Gender gap in STEM
Girls must also be prepared to face issues of inequity in the workforce. In spite of substantial efforts, the workforce gender gap in STEM still persists. Currently, half of workers in the US are women. However, women only make up 28% of the technical workforce, even as the gap narrows in higher education.
This divide is especially true in engineering, where women account for less than 17% of the overall positions. While these numbers represent substantial progress (in 1970, only 8% of STEM jobs went to women), it’s clear we have a long way to go.
What is the reason for this gap? There are many potential societal and economic factors that contribute to the gender gap in the workforce. While American culture is shifting, there are still long-held beliefs about what engineers, mathematicians, and scientists should “look like,” and there is still some perception of these jobs as “male.”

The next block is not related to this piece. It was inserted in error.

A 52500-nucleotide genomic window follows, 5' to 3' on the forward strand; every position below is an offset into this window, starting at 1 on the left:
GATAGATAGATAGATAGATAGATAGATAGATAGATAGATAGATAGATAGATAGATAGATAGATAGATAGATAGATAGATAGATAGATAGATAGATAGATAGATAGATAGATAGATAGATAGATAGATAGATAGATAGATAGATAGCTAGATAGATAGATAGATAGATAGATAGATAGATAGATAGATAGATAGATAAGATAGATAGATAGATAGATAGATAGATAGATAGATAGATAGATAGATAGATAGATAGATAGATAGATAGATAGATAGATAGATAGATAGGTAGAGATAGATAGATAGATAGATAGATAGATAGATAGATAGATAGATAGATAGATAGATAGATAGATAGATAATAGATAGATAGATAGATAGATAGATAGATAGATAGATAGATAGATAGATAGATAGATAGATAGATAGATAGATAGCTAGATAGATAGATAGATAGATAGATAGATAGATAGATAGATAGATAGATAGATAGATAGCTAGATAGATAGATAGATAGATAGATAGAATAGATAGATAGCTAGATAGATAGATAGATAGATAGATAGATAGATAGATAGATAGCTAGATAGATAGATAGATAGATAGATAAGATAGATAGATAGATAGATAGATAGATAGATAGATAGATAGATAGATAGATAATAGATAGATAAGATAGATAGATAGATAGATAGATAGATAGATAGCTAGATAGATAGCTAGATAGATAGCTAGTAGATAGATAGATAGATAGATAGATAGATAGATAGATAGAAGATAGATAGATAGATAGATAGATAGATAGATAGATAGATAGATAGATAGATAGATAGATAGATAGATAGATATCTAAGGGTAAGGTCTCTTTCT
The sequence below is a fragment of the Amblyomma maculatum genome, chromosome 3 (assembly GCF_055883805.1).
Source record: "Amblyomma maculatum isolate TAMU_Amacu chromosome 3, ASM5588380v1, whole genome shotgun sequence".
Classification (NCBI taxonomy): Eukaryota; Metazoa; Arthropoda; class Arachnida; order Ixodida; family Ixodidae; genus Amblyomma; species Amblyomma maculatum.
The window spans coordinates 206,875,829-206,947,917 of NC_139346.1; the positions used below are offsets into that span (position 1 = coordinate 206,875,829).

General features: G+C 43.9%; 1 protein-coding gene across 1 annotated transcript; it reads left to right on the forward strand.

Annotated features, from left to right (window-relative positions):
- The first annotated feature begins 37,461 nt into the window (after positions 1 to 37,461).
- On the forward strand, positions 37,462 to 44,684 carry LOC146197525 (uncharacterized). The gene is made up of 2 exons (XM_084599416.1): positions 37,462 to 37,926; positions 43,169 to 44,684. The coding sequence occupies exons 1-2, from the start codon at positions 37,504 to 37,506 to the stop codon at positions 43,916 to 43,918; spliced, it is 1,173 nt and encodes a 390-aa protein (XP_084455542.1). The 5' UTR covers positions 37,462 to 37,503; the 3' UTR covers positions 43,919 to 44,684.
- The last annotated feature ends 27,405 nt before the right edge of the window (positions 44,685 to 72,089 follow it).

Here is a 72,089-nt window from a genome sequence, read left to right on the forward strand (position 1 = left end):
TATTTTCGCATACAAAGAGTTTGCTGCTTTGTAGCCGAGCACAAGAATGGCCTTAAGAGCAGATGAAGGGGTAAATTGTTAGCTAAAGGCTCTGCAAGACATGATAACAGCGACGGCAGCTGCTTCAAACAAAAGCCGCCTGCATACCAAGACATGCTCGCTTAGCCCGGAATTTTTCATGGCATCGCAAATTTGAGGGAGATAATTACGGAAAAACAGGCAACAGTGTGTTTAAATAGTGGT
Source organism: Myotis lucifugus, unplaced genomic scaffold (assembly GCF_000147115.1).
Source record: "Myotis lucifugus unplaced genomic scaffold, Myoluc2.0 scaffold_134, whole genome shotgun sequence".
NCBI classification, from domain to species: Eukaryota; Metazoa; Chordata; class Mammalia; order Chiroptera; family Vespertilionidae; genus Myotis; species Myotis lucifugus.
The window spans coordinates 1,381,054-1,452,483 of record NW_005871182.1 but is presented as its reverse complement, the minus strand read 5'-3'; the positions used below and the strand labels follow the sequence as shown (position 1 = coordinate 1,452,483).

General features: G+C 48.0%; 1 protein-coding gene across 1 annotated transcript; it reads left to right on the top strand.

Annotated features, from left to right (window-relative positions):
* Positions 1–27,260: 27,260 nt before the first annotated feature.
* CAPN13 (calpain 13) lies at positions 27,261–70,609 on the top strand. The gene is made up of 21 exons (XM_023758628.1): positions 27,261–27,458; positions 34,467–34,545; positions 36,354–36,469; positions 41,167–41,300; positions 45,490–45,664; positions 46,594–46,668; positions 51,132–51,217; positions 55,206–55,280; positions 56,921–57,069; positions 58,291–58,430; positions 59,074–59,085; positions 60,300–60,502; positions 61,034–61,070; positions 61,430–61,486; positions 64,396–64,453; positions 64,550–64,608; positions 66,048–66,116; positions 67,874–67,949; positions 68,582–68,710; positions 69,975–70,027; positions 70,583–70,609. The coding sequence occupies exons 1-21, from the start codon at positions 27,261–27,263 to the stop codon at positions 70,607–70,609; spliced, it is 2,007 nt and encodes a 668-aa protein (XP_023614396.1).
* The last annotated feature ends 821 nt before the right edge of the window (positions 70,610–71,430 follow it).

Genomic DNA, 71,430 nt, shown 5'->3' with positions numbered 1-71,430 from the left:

Additionally, there are significant challenges in breaking into male-dominated fields, ranging from enduring a predominately male-defined office culture to being shut out of the top jobs. Women are also typically the ones who take on the majority of housework, and STEM jobs may be less flexible than other types of employment.
Keeping girls in STEM
While the statistics above paint a troubling picture, there are many excellent organizations and efforts dedicated to keeping girls in STEM.
1. Celebrate Introduce a Girl to Engineering Day!
February 24 is Introduce a Girl to Engineering Day, a holiday meant to show girls the wonders of engineering and foster a love of STEM. Use this day as an opportunity to show a girl in your life how cool engineering and the sciences can be - sign up for a free coding class, try an engineering challenge, or even learn about a famous female engineer. For more ideas, see our recent post.
2. Find a female mentor.
Representation matters, and seeing female professionals in STEM fields can have a large impact on a girl’s confidence and belief that she too can join the STEM workforce. Several organizations have made it their mission to set up mentors for high school and college women, including WomenInStem.org and WISMP. Mentors meet with their mentees and support their career development, academic pursuits, and more.